The Sherson family of Fetcham, Surrey

Construction of Blackfriars Bridge, London 1775.

The Sherson family connection to the Belcombe family of York is evident from the baptismal certificates of both Sarah Anne Sherson Bulcock (Belcombe) and Mariana Percy Belcombe. Sarah Anne or Nantz as she was familiarly called, was christened in the parish of St.Martin-in-the-Field’s, London in 1785 whilst her parents Dr. William and Mary Ann Bulcock (Belcombe) were living in the city. This was a year prior to the family leaving for Gottingen, Germany where Dr. William was to begin his thesis at the university there. In giving Sarah Anne the additional name of Sherson, we can assume that William and Mary Ann Belcombe had high regard for the holder of this surname and had Sarah Anne named in deference to someone within the Sherson family. Mariana Percy Belcombe’s baptism certificate from Vienne, France in 1788 names an Abraham Kirkpatrick Sherson as a godparent along with Elizabeth Bligh and a Mr. James Percy. (See previous Elizabeth Bligh post). One could deduce that maybe this was the member of the Sherson family that Sarah Anne had been named after 3 years previously, however, as records of the Sherson family show, Abraham was born in 1770 and therefore 15 years of age at the time of Sarah’s baptism. In my opinion, it is doubtful that the Belcombes would have named Sarah Anne after someone so young in age and worldy wisdom. When we look at the surnames acquired by the other Belcombe siblings: Henrietta Willan, Mariana Percy, Louisa Travis Meynell, Henry Stephens and Eliza Hibbert, a pattern of naming the Belcombe children after people who were either older relations and/or held in high esteem professionally by William and Mary Ann will emerge. Young Abraham Kirkpatrick Sherson at the time of Sarah Anne’s baptism does not quite fit the bill.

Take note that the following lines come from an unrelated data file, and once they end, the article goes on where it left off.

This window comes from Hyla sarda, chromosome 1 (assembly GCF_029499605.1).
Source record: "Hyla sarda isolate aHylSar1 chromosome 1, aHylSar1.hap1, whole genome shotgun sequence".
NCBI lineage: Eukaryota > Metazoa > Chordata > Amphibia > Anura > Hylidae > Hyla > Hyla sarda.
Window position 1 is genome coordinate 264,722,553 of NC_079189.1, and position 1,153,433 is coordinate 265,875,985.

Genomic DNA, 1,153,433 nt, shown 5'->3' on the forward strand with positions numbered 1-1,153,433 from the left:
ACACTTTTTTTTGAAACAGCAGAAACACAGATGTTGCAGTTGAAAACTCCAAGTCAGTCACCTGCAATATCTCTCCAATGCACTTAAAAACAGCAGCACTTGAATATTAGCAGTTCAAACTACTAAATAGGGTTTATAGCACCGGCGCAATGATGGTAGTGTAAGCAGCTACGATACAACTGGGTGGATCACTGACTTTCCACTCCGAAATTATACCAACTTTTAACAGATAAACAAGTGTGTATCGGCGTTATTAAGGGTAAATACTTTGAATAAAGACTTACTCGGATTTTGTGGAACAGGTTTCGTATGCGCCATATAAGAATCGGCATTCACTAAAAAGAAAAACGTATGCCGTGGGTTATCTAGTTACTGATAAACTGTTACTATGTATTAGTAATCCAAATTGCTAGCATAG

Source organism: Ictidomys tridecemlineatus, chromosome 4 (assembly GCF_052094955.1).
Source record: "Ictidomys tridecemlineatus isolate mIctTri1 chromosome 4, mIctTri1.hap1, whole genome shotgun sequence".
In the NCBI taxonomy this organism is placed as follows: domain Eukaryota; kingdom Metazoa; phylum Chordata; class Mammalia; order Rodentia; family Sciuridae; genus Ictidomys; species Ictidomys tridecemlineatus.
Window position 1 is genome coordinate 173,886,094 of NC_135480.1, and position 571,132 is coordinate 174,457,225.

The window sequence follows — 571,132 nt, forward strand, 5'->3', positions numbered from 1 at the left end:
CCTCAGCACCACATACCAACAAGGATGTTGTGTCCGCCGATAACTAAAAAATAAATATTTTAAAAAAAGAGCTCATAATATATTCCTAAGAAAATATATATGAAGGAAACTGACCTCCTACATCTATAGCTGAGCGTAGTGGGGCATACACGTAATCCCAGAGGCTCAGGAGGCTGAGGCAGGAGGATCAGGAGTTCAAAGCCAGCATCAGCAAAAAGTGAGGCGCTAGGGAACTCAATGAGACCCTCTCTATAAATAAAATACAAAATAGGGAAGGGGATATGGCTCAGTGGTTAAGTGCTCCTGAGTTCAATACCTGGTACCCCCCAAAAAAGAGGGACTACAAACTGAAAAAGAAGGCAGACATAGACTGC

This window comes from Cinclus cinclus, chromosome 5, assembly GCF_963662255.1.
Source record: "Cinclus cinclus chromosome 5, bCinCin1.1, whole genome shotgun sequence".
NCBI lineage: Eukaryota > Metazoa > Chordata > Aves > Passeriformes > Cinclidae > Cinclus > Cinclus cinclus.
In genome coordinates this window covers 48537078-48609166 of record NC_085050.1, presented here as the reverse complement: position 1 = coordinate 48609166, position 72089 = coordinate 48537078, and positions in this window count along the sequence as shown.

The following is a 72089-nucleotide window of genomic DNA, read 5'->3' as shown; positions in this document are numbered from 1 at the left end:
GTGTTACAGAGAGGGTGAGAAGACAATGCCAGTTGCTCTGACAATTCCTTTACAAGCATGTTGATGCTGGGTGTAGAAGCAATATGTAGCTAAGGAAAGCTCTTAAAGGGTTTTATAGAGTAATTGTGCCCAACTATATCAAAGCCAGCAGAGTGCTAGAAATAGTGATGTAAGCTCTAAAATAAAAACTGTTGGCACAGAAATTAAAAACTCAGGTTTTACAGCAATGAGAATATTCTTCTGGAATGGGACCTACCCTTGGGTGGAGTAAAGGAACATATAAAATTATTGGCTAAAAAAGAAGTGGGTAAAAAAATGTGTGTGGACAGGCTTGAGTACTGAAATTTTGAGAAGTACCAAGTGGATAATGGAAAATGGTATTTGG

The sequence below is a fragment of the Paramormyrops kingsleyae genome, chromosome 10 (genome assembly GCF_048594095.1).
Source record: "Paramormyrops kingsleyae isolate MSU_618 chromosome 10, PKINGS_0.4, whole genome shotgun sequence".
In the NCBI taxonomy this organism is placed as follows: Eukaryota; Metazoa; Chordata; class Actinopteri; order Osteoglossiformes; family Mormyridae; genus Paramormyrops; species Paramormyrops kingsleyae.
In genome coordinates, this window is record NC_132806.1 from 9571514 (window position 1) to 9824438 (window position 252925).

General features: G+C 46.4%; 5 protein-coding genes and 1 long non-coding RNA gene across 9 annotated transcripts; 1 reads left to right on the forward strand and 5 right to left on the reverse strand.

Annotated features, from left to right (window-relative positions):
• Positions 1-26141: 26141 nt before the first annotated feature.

Abraham Kirkpatrick Sherson (Apr 1770 – 22 May 1825 ), godparent of Mariana Percy Belcombe . Copyright V&A Museum London

In my previous post I discussed Elizabeth Bligh, other godparent to Marianna Percy Belcombe and cousin to Mrs. Belcombe. The divorce which her husband Shuldham Peard applied for to the House of Commons in 1799 is documented in the Journal of the House of Lords 1799 and during the case a Dr. Sherson was summoned to answer questions regarding the birth of Elizabeth’s daughter in Gosport, Hampshire whilst her husband was at sea over an extended period of time with the Royal Navy.

Dr. Sherson’s responding to questions during the Divorce Bill of Shuldham Peard and Elizabeth Bligh from the Journal of the House of Lords (1799)
Mr. Stephens whose house the child was born in was husband to Ann Stephens, aunt of Elizabeth Bligh through her father Richard Rodney Bligh and in my opinion aunt of Mrs. Marianna Belcombe through her mother Ann Mountford nee Bligh.